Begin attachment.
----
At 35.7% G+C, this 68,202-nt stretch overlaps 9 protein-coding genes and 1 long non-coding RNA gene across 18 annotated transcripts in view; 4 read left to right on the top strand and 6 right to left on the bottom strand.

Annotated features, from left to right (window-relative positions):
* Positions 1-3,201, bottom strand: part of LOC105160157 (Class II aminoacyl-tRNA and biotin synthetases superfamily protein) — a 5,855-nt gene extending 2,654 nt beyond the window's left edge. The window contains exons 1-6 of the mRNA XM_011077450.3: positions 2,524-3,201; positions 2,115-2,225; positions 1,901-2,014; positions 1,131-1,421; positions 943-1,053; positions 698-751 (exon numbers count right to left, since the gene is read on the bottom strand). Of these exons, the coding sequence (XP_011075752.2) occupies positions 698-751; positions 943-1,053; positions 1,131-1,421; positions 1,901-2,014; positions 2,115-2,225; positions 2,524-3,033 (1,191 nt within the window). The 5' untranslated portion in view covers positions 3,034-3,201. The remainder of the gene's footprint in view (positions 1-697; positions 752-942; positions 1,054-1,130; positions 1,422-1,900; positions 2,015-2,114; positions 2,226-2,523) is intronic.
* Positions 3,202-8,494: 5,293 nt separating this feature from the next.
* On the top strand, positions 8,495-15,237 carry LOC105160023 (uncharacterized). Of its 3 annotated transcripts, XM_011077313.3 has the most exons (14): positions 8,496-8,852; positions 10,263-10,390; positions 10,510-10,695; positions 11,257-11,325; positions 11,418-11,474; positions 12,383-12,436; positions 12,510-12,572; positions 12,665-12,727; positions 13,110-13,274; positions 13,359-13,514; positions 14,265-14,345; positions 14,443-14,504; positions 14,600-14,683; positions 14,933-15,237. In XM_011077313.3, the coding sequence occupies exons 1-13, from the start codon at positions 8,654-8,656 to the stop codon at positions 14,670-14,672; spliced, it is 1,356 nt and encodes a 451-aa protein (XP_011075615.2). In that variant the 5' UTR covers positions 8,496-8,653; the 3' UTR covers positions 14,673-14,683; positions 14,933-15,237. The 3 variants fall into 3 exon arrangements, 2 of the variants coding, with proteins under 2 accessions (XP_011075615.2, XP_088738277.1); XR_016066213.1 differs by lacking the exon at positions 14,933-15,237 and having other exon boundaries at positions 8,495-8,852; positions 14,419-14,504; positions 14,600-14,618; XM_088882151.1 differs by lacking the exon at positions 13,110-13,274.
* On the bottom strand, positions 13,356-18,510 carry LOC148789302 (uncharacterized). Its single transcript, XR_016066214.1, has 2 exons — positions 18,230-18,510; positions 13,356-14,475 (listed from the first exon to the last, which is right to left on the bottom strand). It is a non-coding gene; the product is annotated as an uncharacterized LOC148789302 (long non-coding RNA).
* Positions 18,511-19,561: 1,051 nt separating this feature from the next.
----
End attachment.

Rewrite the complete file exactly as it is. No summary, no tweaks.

At 35.7% G+C, this 68,202-nt stretch overlaps 9 protein-coding genes and 1 long non-coding RNA gene across 18 annotated transcripts in view; 4 read left to right on the top strand and 6 right to left on the bottom strand.

Annotated features, from left to right (window-relative positions):
* Positions 1-3,201, bottom strand: part of LOC105160157 (Class II aminoacyl-tRNA and biotin synthetases superfamily protein) — a 5,855-nt gene extending 2,654 nt beyond the window's left edge. The window contains exons 1-6 of the mRNA XM_011077450.3: positions 2,524-3,201; positions 2,115-2,225; positions 1,901-2,014; positions 1,131-1,421; positions 943-1,053; positions 698-751 (exon numbers count right to left, since the gene is read on the bottom strand). Of these exons, the coding sequence (XP_011075752.2) occupies positions 698-751; positions 943-1,053; positions 1,131-1,421; positions 1,901-2,014; positions 2,115-2,225; positions 2,524-3,033 (1,191 nt within the window). The 5' untranslated portion in view covers positions 3,034-3,201. The remainder of the gene's footprint in view (positions 1-697; positions 752-942; positions 1,054-1,130; positions 1,422-1,900; positions 2,015-2,114; positions 2,226-2,523) is intronic.
* Positions 3,202-8,494: 5,293 nt separating this feature from the next.
* On the top strand, positions 8,495-15,237 carry LOC105160023 (uncharacterized). Of its 3 annotated transcripts, XM_011077313.3 has the most exons (14): positions 8,496-8,852; positions 10,263-10,390; positions 10,510-10,695; positions 11,257-11,325; positions 11,418-11,474; positions 12,383-12,436; positions 12,510-12,572; positions 12,665-12,727; positions 13,110-13,274; positions 13,359-13,514; positions 14,265-14,345; positions 14,443-14,504; positions 14,600-14,683; positions 14,933-15,237. In XM_011077313.3, the coding sequence occupies exons 1-13, from the start codon at positions 8,654-8,656 to the stop codon at positions 14,670-14,672; spliced, it is 1,356 nt and encodes a 451-aa protein (XP_011075615.2). In that variant the 5' UTR covers positions 8,496-8,653; the 3' UTR covers positions 14,673-14,683; positions 14,933-15,237. The 3 variants fall into 3 exon arrangements, 2 of the variants coding, with proteins under 2 accessions (XP_011075615.2, XP_088738277.1); XR_016066213.1 differs by lacking the exon at positions 14,933-15,237 and having other exon boundaries at positions 8,495-8,852; positions 14,419-14,504; positions 14,600-14,618; XM_088882151.1 differs by lacking the exon at positions 13,110-13,274.
* On the bottom strand, positions 13,356-18,510 carry LOC148789302 (uncharacterized). Its single transcript, XR_016066214.1, has 2 exons — positions 18,230-18,510; positions 13,356-14,475 (listed from the first exon to the last, which is right to left on the bottom strand). It is a non-coding gene; the product is annotated as an uncharacterized LOC148789302 (long non-coding RNA).
* Positions 18,511-19,561: 1,051 nt separating this feature from the next.